Heard enough?  Contemplating open source for your enterprise apps?  Given today’s economic climate, there could be a greater case and trend for open source.  If you take the plunge, keep in mind the lessons learned and be prepared for some DIY and a certain level of ambiguity.  It can work, you just need to do your homework like any other packaged apps strategy. However, I can see open source working best in enterprise scenarios when there’s a common and dominant “competitor”  such as the case in operating systems with Linux vs Windows.  Enterprises need one throat to choke but maybe with this economy the views may be changing.

Your POV.

Have you had similar experiences with open source and support for your open source products. Post here or send me a private email to rwang0@gmail.com.

Copyright © 2009 R Wang. All rights reserved.

  • Another response for Hank: Have a look at xTuple ERP. You can download the full client, and either connect it to a locally installed copy of the open source PostBooks Edition, or a hosted demo of the commercially licensed Manufacturing Edition. There are also a couple dozen videos of xTuple ERP functionality at http://www.xtuple.com/demo/video.

    Ray’s list is right on point. That’s why, while there are thousands of people experimenting with xTuple and other open source ERPs on their own, when it comes time for implementation, production support, and managed upgrades, you really should work with the vendor or one of their partners. For example, we offer what we call XTN (xTuple Network) services, which includes offsite backups, nightly upgrades, and even buckets of hours to help smooth out the inevitable issues that come with upgrades.

  • Erica,

    Good point! I’d imagine a security update is a significant requirement so Point 4 is valid if you feel security is key =) This brings up a good point. How do you know what security features are provided that are mandatory in open source? is there any kind of registry service?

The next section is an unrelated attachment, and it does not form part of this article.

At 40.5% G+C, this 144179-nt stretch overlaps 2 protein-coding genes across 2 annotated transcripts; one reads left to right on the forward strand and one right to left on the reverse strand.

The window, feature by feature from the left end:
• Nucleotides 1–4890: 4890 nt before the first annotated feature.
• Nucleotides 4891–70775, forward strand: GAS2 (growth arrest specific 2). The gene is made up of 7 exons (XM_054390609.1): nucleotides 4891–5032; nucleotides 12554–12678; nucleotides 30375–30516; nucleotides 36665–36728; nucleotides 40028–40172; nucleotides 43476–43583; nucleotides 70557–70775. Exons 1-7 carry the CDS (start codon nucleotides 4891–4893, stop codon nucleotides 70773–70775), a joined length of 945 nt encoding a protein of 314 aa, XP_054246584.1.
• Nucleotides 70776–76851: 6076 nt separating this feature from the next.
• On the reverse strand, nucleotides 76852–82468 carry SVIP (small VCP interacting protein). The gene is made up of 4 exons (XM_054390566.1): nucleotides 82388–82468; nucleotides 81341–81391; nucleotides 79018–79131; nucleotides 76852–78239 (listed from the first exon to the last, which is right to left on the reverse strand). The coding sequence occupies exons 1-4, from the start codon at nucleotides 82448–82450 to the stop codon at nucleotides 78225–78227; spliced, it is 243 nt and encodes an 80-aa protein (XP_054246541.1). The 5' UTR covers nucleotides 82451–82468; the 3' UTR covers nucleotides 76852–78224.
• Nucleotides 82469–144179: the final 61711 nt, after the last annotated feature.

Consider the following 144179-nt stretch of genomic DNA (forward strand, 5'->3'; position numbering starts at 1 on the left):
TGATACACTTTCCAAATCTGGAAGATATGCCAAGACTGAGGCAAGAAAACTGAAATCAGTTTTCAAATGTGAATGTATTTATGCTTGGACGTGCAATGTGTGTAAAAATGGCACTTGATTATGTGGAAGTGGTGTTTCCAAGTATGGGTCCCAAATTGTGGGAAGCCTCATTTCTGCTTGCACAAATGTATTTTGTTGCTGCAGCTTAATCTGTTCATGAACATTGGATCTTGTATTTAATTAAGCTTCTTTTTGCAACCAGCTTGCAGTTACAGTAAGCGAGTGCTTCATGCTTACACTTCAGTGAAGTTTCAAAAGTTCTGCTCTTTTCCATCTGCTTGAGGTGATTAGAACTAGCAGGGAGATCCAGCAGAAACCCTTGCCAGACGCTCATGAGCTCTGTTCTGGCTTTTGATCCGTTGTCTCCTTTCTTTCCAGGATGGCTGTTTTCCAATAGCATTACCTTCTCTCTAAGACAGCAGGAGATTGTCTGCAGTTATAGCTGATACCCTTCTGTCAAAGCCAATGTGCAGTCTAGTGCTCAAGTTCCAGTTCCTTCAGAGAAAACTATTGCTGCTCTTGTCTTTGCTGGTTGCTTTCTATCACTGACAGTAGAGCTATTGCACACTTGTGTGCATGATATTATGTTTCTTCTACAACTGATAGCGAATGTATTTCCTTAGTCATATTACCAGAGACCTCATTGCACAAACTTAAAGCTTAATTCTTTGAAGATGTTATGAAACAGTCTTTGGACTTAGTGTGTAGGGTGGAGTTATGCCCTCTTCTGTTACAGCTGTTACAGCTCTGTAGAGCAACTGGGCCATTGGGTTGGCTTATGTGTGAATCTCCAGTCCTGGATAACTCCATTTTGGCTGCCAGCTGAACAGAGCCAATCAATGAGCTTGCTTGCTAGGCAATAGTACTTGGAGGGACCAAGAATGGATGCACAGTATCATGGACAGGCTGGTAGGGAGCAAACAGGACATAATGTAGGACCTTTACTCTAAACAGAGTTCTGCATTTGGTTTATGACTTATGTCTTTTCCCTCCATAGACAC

• Great advice! I have to disagree with point 4, on updating only when needed. In the security world, we advise people to update software ASAP as soon as it is available and feasible without endangering core functionality. Why? Because malware and exploit authors use new updates to reverse engineer security holes that the updates patched, and immediately (often within hours) start targeting websites running the outdated versions.

    In 2008, for example, there were several waves of massive hackings of non-updated WordPress sites. The repercussions from a hacked website can be dire – not only can your or your visitors’ computers become infected with trojans, password sniffers, etc., but you can lose trust and good will among visitors and can receive search engine penalties. For example, Google is well-known for placing warnings in its search results for sites it’s discovered to be distributing malware (even inadvertently), which can lead to huge drops in traffic and any traffic-dependent income.

    It can help to be sure your site doesn’t reveal its exact version, because malicious hackers search for sites that, essentially, advertise themselves as hackable by declaring what version of software they’re running somewhere in their templates. That won’t guarantee safety, but it can help some.

  • In response to Hank Jefferson’s inquiry, please have him take a look at an open source project called Open Bravo, its a mature ERP system, the best one that I’ve seen and I am presently in the midst of giving it a go.

    Pass along my contact info if they can use some help with it.

  • We’re trying to figure out if it makes sense to use an open source ERP. We run a very old AS/400 RPG ERP. Don’t even know the name. We don’t have the money for SAP or Oracle. What options besides open source should i consider. What’s a good way to evaluate. I’ll send my contact info by email.

    IS Manager

  • Good post, Ray. It’s interesting how those of us involved in enterprise IT for so many years can easily forget some basics when it comes to our own personal computing. Thanks for itemizing these lessons learned.